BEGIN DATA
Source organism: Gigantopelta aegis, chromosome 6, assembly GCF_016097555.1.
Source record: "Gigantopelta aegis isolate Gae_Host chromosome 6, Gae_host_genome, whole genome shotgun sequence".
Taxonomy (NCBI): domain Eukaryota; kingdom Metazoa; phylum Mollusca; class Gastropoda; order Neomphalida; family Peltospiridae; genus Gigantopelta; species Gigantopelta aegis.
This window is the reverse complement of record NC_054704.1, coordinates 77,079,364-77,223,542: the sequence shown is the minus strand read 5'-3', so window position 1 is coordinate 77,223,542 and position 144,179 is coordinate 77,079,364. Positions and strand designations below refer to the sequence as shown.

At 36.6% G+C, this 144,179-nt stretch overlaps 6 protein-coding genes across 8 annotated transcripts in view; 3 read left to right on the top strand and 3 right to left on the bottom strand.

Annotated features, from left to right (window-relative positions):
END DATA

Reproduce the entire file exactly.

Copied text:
Source organism: Gigantopelta aegis, chromosome 6, assembly GCF_016097555.1.
Source record: "Gigantopelta aegis isolate Gae_Host chromosome 6, Gae_host_genome, whole genome shotgun sequence".
Taxonomy (NCBI): domain Eukaryota; kingdom Metazoa; phylum Mollusca; class Gastropoda; order Neomphalida; family Peltospiridae; genus Gigantopelta; species Gigantopelta aegis.
This window is the reverse complement of record NC_054704.1, coordinates 77,079,364-77,223,542: the sequence shown is the minus strand read 5'-3', so window position 1 is coordinate 77,223,542 and position 144,179 is coordinate 77,079,364. Positions and strand designations below refer to the sequence as shown.

At 36.6% G+C, this 144,179-nt stretch overlaps 6 protein-coding genes across 8 annotated transcripts in view; 3 read left to right on the top strand and 3 right to left on the bottom strand.

Annotated features, from left to right (window-relative positions):